The Borrowed Argument Trap


July 15, 2009

One of the basic concepts that my fellow teachers and I try to teach our students is the avoidance of borrowed arguments in their essays. A borrowed argument is the use of secondary sources as one's evidence without going back to primary sources to verify the truth of those secondary sources. I do wish other contemporaries would set better examples for those students.

From time to time, we all find ourselves trying to understand information that is not within our formal education information set. I do this all the time, convincing myself that I am justified because the skill sets involved in my North American History and Literature degree are research and communication. In theory anyway, those skill sets allow me to find accurate information about any subject and make a clear case for the ideas that I derive from it.

Every so often I need to remind myself to get back to primary source materials rather than just accept secondary source information as being true. Certainly secondary sources are more readily available and very useful to find a path to original information. They also contain the syntheses and extrapolations of people far more qualified than I in many subject areas.

However, the basis for these secondary sources must always be checked out and verified at least in part by getting to primary sources. The internet makes this at once easy, since one can get directly to many primary documents, and daunting, since one can be misled by claims of the authenticity of those documents.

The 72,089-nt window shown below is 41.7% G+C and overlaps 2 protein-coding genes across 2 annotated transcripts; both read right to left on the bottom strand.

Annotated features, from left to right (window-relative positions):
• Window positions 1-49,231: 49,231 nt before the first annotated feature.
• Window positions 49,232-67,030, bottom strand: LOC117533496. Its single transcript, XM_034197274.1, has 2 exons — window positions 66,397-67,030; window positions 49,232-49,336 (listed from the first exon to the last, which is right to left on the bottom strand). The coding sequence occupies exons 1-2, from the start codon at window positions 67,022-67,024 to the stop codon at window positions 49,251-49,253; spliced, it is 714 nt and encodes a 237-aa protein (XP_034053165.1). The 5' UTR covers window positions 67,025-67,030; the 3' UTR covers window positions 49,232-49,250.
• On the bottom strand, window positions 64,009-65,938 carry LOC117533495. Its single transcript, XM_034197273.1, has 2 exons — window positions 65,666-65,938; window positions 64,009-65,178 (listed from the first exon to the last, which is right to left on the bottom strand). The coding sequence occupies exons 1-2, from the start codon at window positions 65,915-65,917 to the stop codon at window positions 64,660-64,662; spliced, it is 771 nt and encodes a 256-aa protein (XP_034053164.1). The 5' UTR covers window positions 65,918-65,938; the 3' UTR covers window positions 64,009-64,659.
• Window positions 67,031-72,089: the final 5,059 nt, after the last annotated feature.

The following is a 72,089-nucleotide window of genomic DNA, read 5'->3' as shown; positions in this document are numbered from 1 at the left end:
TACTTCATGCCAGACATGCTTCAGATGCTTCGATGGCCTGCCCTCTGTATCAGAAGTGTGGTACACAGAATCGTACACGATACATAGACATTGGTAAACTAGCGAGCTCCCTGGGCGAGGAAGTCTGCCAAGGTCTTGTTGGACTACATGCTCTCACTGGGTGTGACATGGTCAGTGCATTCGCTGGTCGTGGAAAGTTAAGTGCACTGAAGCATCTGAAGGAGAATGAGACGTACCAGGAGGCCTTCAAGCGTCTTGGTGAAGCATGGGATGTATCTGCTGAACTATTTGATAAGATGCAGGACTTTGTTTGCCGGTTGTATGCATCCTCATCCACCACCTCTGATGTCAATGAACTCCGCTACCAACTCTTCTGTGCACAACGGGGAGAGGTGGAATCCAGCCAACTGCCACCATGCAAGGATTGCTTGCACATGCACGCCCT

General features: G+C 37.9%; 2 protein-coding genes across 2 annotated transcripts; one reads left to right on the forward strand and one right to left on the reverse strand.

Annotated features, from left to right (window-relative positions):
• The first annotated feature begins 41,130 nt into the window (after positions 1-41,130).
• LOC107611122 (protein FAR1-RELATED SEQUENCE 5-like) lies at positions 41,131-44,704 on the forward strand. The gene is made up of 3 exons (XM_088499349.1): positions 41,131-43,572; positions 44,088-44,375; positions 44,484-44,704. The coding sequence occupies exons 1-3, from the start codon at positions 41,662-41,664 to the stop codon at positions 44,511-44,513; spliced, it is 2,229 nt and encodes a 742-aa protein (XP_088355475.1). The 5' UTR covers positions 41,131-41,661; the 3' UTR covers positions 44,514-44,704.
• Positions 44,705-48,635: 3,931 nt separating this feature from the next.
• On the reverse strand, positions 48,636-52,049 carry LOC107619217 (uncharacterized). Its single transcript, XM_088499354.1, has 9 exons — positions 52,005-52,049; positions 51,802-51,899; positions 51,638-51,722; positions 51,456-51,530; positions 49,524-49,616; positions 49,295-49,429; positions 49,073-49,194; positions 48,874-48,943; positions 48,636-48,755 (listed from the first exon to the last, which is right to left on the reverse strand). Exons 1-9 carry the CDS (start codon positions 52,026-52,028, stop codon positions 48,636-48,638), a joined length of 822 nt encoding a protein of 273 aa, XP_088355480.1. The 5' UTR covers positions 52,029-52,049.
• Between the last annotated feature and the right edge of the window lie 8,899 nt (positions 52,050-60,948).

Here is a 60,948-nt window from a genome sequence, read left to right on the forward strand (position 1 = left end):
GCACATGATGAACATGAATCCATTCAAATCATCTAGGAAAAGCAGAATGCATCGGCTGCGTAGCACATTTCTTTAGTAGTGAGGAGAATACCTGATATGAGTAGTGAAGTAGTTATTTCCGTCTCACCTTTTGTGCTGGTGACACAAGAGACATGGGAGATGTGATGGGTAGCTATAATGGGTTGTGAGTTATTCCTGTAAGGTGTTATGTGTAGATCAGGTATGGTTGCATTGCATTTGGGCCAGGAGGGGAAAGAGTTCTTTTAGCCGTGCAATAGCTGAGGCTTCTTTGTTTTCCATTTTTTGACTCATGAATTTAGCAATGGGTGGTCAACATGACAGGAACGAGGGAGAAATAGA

Recently, a local philosophy professor, who must surely have learned this lesson at some point in his academic career, reduced his credibility by ignoring this simple idea. There is no question that he was operating well outside his natural skill set-abstract logic-when he decided to take on a subject based on climatology.

In his attempt to dismiss global warming he built an argument based on data that reveal an actual drop in temperature observed from satellites. His error was to accept an oil-fired economist as a valid secondary source for this information without checking out the primary source.

In this case, the economist erroneously treated the temperature data from the satellites as earth-surface data when, in fact, satellites gather temperature data from above the stratosphere. I was able to get to NASA's primary data easily enough on the Internet and verify this. The drop in temperature at the stratospheric level verifies the increase in insulation from increased greenhouse gases rather than refuting the general rise in surface temperatures. This simple informational gap led an otherwise erudite and intelligent individual to accept a completely wrong interpretation as fact.

Given that we are presented with so much interpretive information, we are also confronted with an increased need to get back to primary evidence as much as possible. Extrapolation and synthesis are useful tools, but only if there is primary evidence upon which to base them.


Doug Thomas is an English teacher and novelist, an agnostic member of SOFREE (Society of Ontario Freethinkers), and an active member of the Humanist Association of Canada. He is also Managing Editor of Canadian Freethinker.